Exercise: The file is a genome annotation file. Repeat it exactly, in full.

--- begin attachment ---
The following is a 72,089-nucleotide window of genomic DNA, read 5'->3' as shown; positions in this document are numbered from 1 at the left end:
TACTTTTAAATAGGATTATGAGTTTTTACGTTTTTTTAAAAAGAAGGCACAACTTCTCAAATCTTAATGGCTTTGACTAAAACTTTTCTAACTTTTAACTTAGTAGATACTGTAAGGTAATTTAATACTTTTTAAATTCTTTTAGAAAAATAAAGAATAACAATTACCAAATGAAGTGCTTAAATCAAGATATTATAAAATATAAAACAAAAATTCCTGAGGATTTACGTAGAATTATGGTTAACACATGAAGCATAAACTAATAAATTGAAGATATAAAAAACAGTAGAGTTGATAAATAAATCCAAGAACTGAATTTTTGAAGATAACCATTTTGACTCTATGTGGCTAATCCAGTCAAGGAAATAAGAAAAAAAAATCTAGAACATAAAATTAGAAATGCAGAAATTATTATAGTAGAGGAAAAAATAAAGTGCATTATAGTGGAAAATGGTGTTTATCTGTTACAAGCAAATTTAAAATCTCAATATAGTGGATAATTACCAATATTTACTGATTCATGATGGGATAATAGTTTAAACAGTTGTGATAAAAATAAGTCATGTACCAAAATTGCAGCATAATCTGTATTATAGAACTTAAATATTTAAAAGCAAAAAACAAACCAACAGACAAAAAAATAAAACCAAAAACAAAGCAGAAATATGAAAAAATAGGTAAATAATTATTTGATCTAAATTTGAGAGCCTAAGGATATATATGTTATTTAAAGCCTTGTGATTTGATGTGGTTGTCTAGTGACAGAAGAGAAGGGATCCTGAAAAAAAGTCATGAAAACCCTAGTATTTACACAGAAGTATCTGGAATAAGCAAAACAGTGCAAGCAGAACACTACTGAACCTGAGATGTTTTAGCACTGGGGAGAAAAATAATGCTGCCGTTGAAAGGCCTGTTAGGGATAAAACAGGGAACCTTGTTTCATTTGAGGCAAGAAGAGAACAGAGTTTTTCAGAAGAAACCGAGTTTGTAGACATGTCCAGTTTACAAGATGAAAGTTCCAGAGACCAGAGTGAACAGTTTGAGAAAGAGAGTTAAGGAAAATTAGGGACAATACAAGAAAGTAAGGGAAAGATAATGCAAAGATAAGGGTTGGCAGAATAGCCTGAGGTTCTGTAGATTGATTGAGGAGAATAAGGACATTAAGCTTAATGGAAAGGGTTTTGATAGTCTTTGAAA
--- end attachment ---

The following is a 72,089-nucleotide window of genomic DNA, read 5'->3' as shown; positions in this document are numbered from 1 at the left end:
TACTTTTAAATAGGATTATGAGTTTTTACGTTTTTTTAAAAAGAAGGCACAACTTCTCAAATCTTAATGGCTTTGACTAAAACTTTTCTAACTTTTAACTTAGTAGATACTGTAAGGTAATTTAATACTTTTTAAATTCTTTTAGAAAAATAAAGAATAACAATTACCAAATGAAGTGCTTAAATCAAGATATTATAAAATATAAAACAAAAATTCCTGAGGATTTACGTAGAATTATGGTTAACACATGAAGCATAAACTAATAAATTGAAGATATAAAAAACAGTAGAGTTGATAAATAAATCCAAGAACTGAATTTTTGAAGATAACCATTTTGACTCTATGTGGCTAATCCAGTCAAGGAAATAAGAAAAAAAAATCTAGAACATAAAATTAGAAATGCAGAAATTATTATAGTAGAGGAAAAAATAAAGTGCATTATAGTGGAAAATGGTGTTTATCTGTTACAAGCAAATTTAAAATCTCAATATAGTGGATAATTACCAATATTTACTGATTCATGATGGGATAATAGTTTAAACAGTTGTGATAAAAATAAGTCATGTACCAAAATTGCAGCATAATCTGTATTATAGAACTTAAATATTTAAAAGCAAAAAACAAACCAACAGACAAAAAAATAAAACCAAAAACAAAGCAGAAATATGAAAAAATAGGTAAATAATTATTTGATCTAAATTTGAGAGCCTAAGGATATATATGTTATTTAAAGCCTTGTGATTTGATGTGGTTGTCTAGTGACAGAAGAGAAGGGATCCTGAAAAAAAGTCATGAAAACCCTAGTATTTACACAGAAGTATCTGGAATAAGCAAAACAGTGCAAGCAGAACACTACTGAACCTGAGATGTTTTAGCACTGGGGAGAAAAATAATGCTGCCGTTGAAAGGCCTGTTAGGGATAAAACAGGGAACCTTGTTTCATTTGAGGCAAGAAGAGAACAGAGTTTTTCAGAAGAAACCGAGTTTGTAGACATGTCCAGTTTACAAGATGAAAGTTCCAGAGACCAGAGTGAACAGTTTGAGAAAGAGAGTTAAGGAAAATTAGGGACAATACAAGAAAGTAAGGGAAAGATAATGCAAAGATAAGGGTTGGCAGAATAGCCTGAGGTTCTGTAGATTGATTGAGGAGAATAAGGACATTAAGCTTAATGGAAAGGGTTTTGATAGTCTTTGAAA